In his 2003 book, Under the Banner of Heaven, Jon Krakauer wrote:

"In the summer of 1831 the Johnson family took Joseph and Emma Smith into their home as boarders, and soon thereafter the prophet purportedly bedded young Marinda.  Unfortunately, the liaison did not go unnoticed, and a gang of indignant Ohioans-including a number of Mormons-resolved to castrate Joseph so that he would be disinclined to commit such acts of depravity in the future" (90).

In a July 2003 review of Krakauer's book, The Church of Jesus Christ of Latter-day Saints took issue with this interpretation and wrote:

"Although Marinda likely became a plural wife of Joseph Smith later...Krakauer present[s] only part of the evidence...

Consider the more balanced analysis in Todd Compton, "In Sacred Loneliness: The Plural Wives of Joseph Smith (Salt Lake City: Signature Books, 2001):

'The motivation for this mobbing has been debated...The castration attempt might be taken as evidence that the mob felt that Joseph had committed a sexual impropriety; since the attempt is reported by Luke Johnson, there is no good reason to doubt it. Also, they had planned the operation in advance, as they brought along a doctor to perform it...[and] Joseph Smith did tend to marry women who had stayed at his house or in whose house he had stayed.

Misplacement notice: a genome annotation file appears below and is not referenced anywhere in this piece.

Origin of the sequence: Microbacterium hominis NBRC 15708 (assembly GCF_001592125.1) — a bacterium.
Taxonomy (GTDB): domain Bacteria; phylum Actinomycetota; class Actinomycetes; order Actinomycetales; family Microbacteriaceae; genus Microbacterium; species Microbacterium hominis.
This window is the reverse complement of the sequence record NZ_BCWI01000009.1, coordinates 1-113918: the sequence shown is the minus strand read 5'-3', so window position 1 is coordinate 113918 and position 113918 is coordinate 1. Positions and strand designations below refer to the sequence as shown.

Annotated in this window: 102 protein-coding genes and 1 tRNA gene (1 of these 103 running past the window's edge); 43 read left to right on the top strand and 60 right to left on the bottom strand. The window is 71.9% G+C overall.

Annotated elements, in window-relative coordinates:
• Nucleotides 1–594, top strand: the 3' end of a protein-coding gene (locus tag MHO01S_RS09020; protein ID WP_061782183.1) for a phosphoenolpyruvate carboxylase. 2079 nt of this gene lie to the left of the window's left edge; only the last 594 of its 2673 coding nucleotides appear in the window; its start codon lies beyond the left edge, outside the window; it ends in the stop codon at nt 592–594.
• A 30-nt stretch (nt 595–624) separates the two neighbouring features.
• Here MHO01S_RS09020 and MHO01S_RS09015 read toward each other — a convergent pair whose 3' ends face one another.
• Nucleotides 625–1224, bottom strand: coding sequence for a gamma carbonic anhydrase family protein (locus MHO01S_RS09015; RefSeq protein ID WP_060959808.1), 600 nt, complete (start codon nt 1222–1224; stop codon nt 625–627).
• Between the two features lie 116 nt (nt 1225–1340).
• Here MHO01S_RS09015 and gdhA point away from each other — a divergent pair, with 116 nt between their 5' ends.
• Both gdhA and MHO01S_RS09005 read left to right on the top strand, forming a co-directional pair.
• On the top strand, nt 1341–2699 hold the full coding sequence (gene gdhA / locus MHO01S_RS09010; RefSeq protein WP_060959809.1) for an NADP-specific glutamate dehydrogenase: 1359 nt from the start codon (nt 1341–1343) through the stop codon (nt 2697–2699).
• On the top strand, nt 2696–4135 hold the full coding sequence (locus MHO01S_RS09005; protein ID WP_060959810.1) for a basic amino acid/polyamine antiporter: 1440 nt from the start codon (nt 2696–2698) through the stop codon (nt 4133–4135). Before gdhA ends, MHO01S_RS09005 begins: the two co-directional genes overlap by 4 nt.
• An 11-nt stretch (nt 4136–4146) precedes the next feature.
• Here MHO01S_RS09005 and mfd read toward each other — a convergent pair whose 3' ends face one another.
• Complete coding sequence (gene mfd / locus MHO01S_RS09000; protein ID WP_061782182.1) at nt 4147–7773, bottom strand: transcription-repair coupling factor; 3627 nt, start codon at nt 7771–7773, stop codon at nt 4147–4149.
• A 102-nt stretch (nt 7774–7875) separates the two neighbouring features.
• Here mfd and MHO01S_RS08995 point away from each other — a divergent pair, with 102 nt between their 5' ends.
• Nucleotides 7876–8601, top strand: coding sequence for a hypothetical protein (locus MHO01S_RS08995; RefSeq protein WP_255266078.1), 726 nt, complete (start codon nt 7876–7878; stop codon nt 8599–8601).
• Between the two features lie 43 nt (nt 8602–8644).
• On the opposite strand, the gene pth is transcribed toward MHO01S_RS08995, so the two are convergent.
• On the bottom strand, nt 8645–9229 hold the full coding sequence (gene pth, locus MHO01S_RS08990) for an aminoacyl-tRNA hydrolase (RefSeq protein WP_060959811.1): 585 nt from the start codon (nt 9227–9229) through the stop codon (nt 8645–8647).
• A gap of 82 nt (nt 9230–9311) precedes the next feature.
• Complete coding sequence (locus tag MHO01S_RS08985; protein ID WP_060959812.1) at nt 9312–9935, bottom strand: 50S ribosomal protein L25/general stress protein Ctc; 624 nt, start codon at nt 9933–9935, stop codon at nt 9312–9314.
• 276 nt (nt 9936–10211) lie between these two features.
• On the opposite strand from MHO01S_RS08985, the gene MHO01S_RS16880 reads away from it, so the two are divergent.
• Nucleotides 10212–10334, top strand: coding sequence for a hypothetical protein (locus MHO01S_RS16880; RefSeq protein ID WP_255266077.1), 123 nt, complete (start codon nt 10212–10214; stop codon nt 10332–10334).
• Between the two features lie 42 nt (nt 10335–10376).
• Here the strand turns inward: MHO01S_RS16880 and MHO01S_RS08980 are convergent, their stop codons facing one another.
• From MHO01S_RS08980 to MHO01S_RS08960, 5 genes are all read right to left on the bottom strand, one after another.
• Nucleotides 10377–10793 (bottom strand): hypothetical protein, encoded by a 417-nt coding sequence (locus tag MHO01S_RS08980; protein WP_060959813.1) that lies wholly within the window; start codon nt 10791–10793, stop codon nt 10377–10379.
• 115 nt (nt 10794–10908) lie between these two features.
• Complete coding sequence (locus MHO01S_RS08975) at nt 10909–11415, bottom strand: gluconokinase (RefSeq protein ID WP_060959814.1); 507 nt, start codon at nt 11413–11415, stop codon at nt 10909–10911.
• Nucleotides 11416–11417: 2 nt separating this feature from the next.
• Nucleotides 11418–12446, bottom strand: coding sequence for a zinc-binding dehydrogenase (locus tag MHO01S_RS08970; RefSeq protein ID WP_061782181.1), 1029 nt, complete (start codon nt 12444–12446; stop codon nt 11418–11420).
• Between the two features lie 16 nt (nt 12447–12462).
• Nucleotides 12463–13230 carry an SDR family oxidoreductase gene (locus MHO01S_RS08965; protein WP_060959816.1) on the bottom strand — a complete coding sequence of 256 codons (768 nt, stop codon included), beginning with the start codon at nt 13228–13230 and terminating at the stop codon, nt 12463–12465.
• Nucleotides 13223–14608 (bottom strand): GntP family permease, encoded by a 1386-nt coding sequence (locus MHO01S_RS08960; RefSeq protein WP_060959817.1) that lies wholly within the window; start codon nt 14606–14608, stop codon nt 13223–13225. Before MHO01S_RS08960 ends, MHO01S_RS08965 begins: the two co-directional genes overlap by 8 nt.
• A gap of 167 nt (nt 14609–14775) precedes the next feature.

Many other factors, however argue against this theory...In accounts [by two other people] the reason for the violence is economic...The castration, in this scenario, may have only been a threat, meant to intimidate Smith and cause him to leave Hiram [where the Johnsons lived]...(231-32)"

Several months after publishing this review, the LDS Church removed it from their website and replaced it with a modified review, minus any mention of Joseph's wife, Marinda Johnson, or this event.  The original review, written by Managing Director of Church History, Richard Turley, is now available in PDF form at the FAIR website.



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